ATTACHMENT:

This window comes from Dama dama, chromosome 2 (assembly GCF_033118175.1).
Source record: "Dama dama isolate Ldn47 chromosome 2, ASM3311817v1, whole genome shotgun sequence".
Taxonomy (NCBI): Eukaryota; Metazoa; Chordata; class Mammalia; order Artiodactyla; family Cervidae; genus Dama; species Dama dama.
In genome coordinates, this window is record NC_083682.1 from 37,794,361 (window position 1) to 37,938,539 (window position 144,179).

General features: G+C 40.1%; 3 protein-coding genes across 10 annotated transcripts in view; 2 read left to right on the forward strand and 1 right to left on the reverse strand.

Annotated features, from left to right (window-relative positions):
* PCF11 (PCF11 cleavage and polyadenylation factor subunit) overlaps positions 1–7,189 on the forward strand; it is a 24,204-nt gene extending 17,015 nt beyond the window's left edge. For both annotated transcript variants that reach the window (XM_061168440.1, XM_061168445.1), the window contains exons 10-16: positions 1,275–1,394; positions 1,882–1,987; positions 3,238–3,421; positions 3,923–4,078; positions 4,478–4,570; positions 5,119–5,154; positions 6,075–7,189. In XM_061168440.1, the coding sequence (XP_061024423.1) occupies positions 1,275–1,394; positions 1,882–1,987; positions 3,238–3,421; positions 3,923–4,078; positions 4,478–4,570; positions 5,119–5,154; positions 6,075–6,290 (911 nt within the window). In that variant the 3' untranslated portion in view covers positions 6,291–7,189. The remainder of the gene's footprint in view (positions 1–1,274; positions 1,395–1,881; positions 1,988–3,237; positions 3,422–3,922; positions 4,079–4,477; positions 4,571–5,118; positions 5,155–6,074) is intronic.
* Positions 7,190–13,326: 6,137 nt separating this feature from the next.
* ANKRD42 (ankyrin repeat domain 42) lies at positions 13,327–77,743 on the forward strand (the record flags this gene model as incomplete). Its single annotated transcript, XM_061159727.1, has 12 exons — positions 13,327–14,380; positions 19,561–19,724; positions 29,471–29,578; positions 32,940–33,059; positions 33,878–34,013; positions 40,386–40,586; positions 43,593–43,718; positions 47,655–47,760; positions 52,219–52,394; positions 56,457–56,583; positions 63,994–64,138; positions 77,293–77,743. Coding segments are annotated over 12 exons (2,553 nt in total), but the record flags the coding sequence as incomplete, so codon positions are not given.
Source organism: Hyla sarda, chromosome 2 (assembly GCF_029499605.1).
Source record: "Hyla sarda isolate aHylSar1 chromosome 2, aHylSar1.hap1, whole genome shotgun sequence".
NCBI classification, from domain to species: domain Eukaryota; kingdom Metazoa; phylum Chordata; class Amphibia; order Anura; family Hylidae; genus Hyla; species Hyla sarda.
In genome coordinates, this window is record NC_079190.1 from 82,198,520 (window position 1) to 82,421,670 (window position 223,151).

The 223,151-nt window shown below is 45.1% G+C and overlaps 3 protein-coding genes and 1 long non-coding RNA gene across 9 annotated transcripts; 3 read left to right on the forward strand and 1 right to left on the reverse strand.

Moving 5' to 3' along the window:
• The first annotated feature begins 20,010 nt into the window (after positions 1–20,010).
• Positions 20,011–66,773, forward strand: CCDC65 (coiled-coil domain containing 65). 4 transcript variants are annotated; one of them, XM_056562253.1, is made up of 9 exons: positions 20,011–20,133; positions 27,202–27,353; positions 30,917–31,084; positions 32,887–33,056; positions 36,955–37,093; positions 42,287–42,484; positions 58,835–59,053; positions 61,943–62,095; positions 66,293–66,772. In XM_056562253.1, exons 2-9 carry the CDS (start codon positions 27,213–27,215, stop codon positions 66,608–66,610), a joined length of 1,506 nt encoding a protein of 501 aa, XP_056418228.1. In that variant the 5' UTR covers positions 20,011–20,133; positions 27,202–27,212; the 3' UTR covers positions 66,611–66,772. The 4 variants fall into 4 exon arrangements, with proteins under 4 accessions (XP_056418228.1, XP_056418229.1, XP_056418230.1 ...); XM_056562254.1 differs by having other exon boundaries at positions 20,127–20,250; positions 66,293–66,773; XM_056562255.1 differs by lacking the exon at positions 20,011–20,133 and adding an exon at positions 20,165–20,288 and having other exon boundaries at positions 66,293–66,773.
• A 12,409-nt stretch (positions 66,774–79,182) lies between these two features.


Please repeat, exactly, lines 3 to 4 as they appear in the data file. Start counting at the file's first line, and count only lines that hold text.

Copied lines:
Taxonomy (NCBI): Eukaryota; Metazoa; Chordata; class Mammalia; order Artiodactyla; family Cervidae; genus Dama; species Dama dama.
In genome coordinates, this window is record NC_083682.1 from 37,794,361 (window position 1) to 37,938,539 (window position 144,179).